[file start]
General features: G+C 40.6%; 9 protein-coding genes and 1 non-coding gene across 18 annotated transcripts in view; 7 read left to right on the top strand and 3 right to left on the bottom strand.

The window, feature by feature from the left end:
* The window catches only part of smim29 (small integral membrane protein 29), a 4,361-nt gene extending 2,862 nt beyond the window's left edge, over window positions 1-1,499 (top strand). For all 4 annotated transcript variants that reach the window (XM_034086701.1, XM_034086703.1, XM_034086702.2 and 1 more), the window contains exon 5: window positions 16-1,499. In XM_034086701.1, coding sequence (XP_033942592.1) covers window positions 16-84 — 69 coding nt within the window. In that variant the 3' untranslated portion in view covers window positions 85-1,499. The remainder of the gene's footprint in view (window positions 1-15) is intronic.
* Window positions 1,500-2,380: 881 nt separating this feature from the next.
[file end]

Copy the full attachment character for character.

General features: G+C 40.6%; 9 protein-coding genes and 1 non-coding gene across 18 annotated transcripts in view; 7 read left to right on the top strand and 3 right to left on the bottom strand.

The window, feature by feature from the left end:
* The window catches only part of smim29 (small integral membrane protein 29), a 4,361-nt gene extending 2,862 nt beyond the window's left edge, over window positions 1-1,499 (top strand). For all 4 annotated transcript variants that reach the window (XM_034086701.1, XM_034086703.1, XM_034086702.2 and 1 more), the window contains exon 5: window positions 16-1,499. In XM_034086701.1, coding sequence (XP_033942592.1) covers window positions 16-84 — 69 coding nt within the window. In that variant the 3' untranslated portion in view covers window positions 85-1,499. The remainder of the gene's footprint in view (window positions 1-15) is intronic.
* Window positions 1,500-2,380: 881 nt separating this feature from the next.